Wednesday, April 14, 2010

Leaving the Whimpering Behind

No, not MY whimpering (but thanks a lot)the dog's.

I have a greyhound name Bo (mostly we call him Bo-Bo) whose doggie personal ad would list his hobbies as taking long walks on the beach, streaking his nose across laptop screens, and meat.

He enjoys the occasional short sprint, but Bo's no distance runner, though lately he seems to think he'd like to be. In addition to marathon training, I'm also the primary dog walker in my family. I love walking, so this is totally fine with me. And up until recently, this was totally fine with Bo, too. But the time spent doing training runs needs to come from somewhere, so on the four days a week I run, Bo's walk gets cut to 15-30 minutes. I think of it as a warm up. He thinks of it as getting screwed.

On these short walk days, Bo's started tailing me as I strip off my coat and fiddle with my arm band for my ipod. When I go for by keys and head for the door without him, he stands in the middle of the hallway doing something that sounds like a cross between hyperventilating and whimpering. Whimperventilating? I don't know what you call it. Pitiful maybe. And his eyes. I know if I look into them, they'll hit with a ray of hurt and betrayal that'll sap me of my will to do anything but sit beside him on one of his three doggie beds (yup, he's totally spoiled) and scratch his hiney. Which isn't as creepy in practice as it sounds in print.

So as I head out for my run, I tell him I'll be right back, slip through the door, and race down the stairs. Not because I'm in any rush to start running, but because I can hear the whimpering through the door. And it breaks my heart. Which I find entirely unfair to me because I tried to include him in my running. I really did.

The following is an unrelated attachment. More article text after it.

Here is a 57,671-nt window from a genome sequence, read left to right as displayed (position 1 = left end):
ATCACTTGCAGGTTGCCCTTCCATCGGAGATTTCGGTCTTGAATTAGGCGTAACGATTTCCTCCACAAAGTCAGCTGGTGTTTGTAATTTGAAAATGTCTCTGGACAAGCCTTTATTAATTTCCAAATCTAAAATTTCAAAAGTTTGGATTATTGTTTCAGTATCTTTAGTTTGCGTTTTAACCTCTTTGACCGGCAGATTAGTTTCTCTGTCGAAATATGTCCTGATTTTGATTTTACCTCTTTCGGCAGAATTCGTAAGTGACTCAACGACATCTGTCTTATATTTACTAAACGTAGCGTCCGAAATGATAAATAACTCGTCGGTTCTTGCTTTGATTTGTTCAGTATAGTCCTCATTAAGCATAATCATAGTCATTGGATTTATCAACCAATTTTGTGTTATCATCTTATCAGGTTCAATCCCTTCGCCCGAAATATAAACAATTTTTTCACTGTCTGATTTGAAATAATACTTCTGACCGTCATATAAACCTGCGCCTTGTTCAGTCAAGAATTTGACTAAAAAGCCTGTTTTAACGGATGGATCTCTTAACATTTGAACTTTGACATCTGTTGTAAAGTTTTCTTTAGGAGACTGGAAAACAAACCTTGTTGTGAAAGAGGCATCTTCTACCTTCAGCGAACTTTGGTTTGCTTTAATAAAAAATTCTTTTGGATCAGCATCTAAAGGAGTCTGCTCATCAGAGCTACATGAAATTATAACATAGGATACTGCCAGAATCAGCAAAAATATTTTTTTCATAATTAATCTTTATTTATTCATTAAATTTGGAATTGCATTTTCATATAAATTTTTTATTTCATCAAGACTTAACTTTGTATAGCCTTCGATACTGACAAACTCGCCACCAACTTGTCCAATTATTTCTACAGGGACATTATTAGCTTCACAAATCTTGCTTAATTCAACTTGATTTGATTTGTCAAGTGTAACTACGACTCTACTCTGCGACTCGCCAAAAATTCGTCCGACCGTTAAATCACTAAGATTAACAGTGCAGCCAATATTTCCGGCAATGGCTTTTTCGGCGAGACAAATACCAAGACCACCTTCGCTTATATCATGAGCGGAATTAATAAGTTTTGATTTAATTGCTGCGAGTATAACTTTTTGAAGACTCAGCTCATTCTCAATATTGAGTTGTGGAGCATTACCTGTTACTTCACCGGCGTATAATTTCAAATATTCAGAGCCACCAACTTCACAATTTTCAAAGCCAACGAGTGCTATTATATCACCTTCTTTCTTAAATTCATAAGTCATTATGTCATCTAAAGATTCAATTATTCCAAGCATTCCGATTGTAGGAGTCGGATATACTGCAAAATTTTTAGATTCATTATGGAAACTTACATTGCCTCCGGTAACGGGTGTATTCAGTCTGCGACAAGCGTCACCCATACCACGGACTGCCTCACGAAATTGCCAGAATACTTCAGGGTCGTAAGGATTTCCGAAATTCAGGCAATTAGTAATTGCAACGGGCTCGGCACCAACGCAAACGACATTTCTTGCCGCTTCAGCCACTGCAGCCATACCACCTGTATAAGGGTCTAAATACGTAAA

When I started the couch to 5K program last spring, I thought, how perfect. I'll train Bo along side me and transform my furry shadow into my four-legged, long-distance-running sidekick. How fun! How sweet! How short sighted of me!

The couch to 5K program does exactly what it says it will. In nine weeks, it eases a couch potato like me into a person capable of running a 5K race. From what I can tell, the program works because it tricks you into running bit by bit until all of a sudden, you can run a mile, and then two, and then three.

But Bo pooped out right out of the gate. The first day program starts with a "brisk five-minute warmup walk." He was right with me for that. The walk was supposed to progess to 60 seconds of jogging alternated with 90 seconds of walking for a total of 20 minutes. The first 60 seconds of jogging, Bo kind of glanced up at me with his mouth open in an expression that said, well, this is new. By the second 60 seconds he was lagging so far behind a chucklehead passing us yelled "I thought those were supposed to be racing dogs!" And by the third 60 seconds, Bo's head was down and his feet dug in so completely, that forward progress would have involved dragging him by force. Bo's career as a distance runner was over before it began.

So it's understandable that when I go for a run I have to leave him to whimper at the door. Would I like a marathon dog to run beside me? Maybe. But then on my three-mile loop today I watched an old woman grunting as she cleaned up after her dog and realized that running sans Bo has it's perks. Because though I pride myself as a clean pet owner, I'm not sure how many miles I'd really want to run while carrying a bag of dog shinola in my hand.

Catherine Elcik is running her first marathon to raise money for a scholarship fund for Grub Street, Inc, and independent writing center in Boston, MA. Sponsor the run at


  1. I am in week 2 of C25K. I hope to one day love running as much as you do! Good luck with your training!

  2. Just keep at it and someday you'll realize that you've switched from dreading the run to depending on it.

    As for the c25k, I think the best is when you can start doing big chunks of running and not have to worry about timing small chunks. I so hated keeping track of 60 second here and 90 seconds there, that I made myself promise to stick to running three times a week to maintain so I'd never again have to do the small intervals. It gets better, I promise.

    And in the meantime, make a mix of the songs that make you feel great and focus on them.